Fishing, And An Experience of the Heart by, Bonnie Jarvis-Lowe
The rain stayed and stayed, it ran in little rivulets down the side of the windows, taking dust and debris as it went. When the showers stopped everything looked so very fresh, smelled so wonderful, the greens so bright that it was difficult to stay angry at the rain. So, it was time to settle down with a good book and forget that I had fifteen fish waiting for me out there in the bay.
The supper time news was hardly over when I heard the words "GOIN FISHIN"?
That did it, I remembered the old saying "there's no bad weather, only bad clothes!" so up I jumped, "Yes, Yes, Yes, I'm goin fishin", and in five minutes or less I had on the rubber boots, bright yellow rain gear, packsack stowed in a tied up garbage bags to keep everything dry. I was ready. Everything else was secondary, fishing time was here and that was the most important activity as far as I was concerned.
The little boat moved away from the wharf, the motor hummed and the salt water splashed in my face, mixed with the fresh water of the rain drops. It felt wonderful! In ten minutes we were in our special fishing spot and putting squid on the hooks, ready for an hour and a half of fishing. According to the tide times, the daylight left, that is all we had, an hour and a half, so we made the best of it.
In about twenty minutes the first cod was caught, a white bellied North Atlantic Codfish, a small whisker on its' chin, and images of Cod au Gratin raced through my obsessed mind. I was so engrossed in fishing, baiting hooks, losing a big one and looking at the fish already onboard, I failed to notice that the rain had stopped, the water had become as smooth as a mirror, with the fog now caressing the tops of the hills as if saying a good-bye. The world on the water that night became so still, even the fish caught and landed in another boat made itself heard a long way away, flopping around trying to escape the fish box. The excited cries of the fisher folk echoed off the water and skipped toward our little boat. Just the two of us in our boat taking it all in for memories sake.
I don't know when I finally realized that we were in a surreal space, maybe it was when I glanced up and noticed that shore lights were coming on and reflecting off the silky smooth water. As soon as I noticed that, I kept my head up, scanning as if on a mission. And it was a mission, a mission in search of memories to be stored away, to write about, to tell others, and to open up the memory bank on an especially bad day, to make me feel better about it all. The catching of the fish I realized, and all the rules and politics involved, was so secondary to this feeling of being one with the universe, of having the experience of being out on the water in a little boat and of smelling the salt air, and feeling the mist on my face, the whole experience was worth the dressing up for the rain, of facing the elements, of dragging gas containers and supplies with rain dripping off the beak of my cap, of slipping and falling on the wet planks of the wharf, and the messy awful feeling of the seaweed as I pulled the haul off line and brought the little boat into the dock, everything has a price, and this was a small price to pay for this fantastic feeling.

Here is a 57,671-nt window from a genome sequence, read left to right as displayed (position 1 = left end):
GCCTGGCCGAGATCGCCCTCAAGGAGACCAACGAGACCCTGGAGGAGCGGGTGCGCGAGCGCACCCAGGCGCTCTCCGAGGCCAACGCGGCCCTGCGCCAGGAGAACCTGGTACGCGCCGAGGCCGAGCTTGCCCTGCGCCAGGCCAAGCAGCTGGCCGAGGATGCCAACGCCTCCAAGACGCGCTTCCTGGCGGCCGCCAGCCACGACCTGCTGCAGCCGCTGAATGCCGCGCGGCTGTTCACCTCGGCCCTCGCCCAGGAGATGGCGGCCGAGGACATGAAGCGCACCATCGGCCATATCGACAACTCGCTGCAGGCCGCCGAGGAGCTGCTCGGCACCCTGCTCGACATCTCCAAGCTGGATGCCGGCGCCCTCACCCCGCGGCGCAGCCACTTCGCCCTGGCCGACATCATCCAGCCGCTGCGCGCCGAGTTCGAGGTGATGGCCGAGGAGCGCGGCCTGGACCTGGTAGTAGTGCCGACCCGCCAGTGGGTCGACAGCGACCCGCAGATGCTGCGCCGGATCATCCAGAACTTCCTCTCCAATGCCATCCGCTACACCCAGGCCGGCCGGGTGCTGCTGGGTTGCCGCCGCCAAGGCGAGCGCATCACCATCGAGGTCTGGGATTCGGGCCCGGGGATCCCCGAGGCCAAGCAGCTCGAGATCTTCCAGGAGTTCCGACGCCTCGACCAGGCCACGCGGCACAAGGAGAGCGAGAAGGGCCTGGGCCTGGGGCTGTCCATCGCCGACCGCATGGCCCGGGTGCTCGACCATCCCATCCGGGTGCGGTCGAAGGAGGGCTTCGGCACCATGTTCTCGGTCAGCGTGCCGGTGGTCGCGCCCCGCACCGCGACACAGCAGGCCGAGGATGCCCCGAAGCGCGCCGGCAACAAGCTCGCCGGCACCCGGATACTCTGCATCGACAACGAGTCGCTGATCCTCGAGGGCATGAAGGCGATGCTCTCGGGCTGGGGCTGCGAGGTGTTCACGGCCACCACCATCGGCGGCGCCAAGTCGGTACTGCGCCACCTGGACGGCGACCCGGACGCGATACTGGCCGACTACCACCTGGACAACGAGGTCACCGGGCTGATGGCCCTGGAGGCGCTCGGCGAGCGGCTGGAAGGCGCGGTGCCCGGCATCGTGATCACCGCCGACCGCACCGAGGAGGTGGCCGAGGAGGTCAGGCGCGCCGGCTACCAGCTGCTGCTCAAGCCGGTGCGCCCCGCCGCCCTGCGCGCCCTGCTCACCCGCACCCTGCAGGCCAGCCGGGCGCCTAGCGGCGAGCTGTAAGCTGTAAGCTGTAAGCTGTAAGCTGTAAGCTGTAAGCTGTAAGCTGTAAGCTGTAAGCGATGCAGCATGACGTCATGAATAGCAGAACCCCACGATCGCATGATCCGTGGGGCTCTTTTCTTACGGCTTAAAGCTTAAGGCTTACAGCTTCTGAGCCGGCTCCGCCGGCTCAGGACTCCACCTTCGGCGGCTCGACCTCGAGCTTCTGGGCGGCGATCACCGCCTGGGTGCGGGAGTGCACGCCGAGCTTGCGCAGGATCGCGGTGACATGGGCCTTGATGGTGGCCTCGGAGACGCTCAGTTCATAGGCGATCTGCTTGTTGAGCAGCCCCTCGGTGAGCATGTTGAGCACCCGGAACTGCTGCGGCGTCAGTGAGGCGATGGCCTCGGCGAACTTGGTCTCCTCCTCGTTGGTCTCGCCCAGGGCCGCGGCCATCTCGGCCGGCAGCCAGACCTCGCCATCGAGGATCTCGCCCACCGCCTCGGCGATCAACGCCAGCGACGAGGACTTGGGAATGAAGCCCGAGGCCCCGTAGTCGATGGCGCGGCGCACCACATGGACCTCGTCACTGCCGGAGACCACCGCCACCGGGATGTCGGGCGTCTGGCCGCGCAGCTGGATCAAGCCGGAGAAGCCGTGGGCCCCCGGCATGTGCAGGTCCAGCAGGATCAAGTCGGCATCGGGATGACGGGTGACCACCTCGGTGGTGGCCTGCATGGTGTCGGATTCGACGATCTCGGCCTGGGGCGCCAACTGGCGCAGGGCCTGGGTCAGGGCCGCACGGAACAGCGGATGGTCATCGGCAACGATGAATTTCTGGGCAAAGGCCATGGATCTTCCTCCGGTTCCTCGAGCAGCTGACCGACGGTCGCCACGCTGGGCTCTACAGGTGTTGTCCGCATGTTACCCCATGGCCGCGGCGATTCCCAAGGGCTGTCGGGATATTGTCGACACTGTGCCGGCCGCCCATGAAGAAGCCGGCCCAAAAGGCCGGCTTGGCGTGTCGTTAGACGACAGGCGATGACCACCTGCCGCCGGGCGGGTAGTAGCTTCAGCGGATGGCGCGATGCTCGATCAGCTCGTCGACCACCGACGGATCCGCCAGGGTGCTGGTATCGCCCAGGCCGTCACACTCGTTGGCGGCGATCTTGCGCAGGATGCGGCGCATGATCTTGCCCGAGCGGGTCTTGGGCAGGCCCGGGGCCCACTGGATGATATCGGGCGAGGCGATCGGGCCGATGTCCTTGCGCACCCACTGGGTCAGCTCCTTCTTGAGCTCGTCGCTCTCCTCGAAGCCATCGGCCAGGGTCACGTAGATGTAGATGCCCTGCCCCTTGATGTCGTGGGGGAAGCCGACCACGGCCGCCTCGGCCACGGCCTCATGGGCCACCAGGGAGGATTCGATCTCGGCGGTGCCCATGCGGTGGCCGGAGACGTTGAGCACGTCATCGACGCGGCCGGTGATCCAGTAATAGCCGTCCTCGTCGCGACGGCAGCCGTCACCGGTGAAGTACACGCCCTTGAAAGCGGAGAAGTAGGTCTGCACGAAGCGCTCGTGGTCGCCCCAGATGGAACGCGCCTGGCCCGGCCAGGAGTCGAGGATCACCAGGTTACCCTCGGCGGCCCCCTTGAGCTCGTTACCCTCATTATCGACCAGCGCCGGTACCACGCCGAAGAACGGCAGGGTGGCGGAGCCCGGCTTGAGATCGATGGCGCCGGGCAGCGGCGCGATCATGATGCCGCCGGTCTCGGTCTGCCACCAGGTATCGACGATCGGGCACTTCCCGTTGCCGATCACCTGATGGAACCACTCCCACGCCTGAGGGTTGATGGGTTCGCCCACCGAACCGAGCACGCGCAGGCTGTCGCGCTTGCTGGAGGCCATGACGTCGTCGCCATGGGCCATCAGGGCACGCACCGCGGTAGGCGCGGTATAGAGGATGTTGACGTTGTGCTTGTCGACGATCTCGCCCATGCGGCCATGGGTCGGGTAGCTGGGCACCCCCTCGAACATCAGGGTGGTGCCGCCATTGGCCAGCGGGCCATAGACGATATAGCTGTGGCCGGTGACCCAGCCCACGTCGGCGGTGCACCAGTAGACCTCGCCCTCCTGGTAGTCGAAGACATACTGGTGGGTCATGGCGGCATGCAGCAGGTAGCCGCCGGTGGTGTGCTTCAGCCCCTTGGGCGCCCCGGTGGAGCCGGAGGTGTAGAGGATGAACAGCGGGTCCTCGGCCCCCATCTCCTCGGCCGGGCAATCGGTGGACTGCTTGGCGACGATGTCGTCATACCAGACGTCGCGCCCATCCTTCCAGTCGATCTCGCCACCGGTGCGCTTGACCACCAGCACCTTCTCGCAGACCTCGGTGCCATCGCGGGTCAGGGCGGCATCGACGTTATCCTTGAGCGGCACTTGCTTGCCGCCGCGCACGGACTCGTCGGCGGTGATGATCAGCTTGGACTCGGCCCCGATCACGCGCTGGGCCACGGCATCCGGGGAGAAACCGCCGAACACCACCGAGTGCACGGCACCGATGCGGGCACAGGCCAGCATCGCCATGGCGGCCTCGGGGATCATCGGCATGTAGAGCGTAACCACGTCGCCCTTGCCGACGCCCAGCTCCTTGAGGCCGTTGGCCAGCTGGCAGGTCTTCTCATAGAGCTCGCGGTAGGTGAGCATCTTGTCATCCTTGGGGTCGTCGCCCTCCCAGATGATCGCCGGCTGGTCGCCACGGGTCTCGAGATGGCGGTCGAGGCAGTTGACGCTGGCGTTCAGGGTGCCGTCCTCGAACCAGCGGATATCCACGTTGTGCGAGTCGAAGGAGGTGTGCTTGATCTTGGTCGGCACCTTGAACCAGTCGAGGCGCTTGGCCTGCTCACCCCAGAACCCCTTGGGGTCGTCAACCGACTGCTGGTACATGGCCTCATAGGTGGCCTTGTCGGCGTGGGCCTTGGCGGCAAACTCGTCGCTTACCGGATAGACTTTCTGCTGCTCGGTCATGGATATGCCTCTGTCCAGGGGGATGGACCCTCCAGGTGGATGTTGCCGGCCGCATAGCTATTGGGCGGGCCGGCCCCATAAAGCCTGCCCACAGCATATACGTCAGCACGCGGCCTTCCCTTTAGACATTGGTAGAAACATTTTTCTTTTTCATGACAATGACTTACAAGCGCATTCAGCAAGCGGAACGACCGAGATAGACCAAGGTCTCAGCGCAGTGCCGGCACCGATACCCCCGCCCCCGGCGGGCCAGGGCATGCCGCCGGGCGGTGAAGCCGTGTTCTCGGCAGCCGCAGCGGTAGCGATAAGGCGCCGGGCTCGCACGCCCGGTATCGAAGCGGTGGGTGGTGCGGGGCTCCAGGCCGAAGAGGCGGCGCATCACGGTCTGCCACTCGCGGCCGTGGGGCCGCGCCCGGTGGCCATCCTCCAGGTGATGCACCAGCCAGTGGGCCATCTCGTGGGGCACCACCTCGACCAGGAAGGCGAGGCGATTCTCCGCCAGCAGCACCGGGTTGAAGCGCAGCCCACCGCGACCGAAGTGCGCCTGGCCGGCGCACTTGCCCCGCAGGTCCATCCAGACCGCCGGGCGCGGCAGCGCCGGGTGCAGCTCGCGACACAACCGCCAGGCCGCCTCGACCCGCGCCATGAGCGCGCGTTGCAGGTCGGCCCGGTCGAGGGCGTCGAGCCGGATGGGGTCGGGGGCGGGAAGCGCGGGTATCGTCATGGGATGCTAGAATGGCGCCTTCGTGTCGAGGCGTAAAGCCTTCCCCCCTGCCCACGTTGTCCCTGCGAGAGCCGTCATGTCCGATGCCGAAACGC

After an hour or so of moving the boat here and there, catching three nice codfish, the darkness started to overtake us and it was time to head for the wharf we had left such a short time ago. The hand lines were brought in, the fish already cleaned lying in the fish box, was a bonus to such a majestic evening.
The little boat let it's master lead it back to the wharf, leaving a lace trail, spotted with the emerald colored twinkling of the phosphorus in the water.
The lights of the town reflected in the still surface of the sea like the laser beams in a science fiction movie, yet at the same time reminding me of the Twin Towers of New York City before September ll, 2001. The still water gave a reflection of the lights of varying colors as straight lines, giving the effect of a tall structure, rather than a deep hole. No wind, no waves, no fog, no rain, just an amazing sight to see, and a gift to be given. Another gift, one of many the sea and shores of Newfoundland had given me in the past two years.
However did I stay away so long? However, did I live without this bountiful basket of sights and sounds, of salt air and sea spray? But I was back now, and those questions would never be asked again, nor would there be an answer, because life's journey takes us to places of the heart, and places of the mind, and it is meant to be so. It is, and was, meant that the journey would bring me home.
In a very short time my flight of thought was broken as the little motor quieted and I realized we were nearing the dock, where the other little boats, safely on their moorings for the night, bobbed up and down as if they were welcoming the "Kylee G." home. Now it was time to unload the boat, time to face reality, time to make a commitment to put it on paper and have it to remember always, and to share it with others. The evening was over, darkness fell so quickly, no moon to be seen and we unloaded our precious cargo and jumped into the old pickup truck and headed for home.
For some it would be an average, uneventful evening. However for me it was such an experience of heart and soul, such a realization that for so many years I had longed for this and had not even realized it. But now I did, and now I was home.
The boat, the lights, the salt water, the fish, and the magnificence of nature, all in my life again, and now I would hold tightly to the anchor of it all.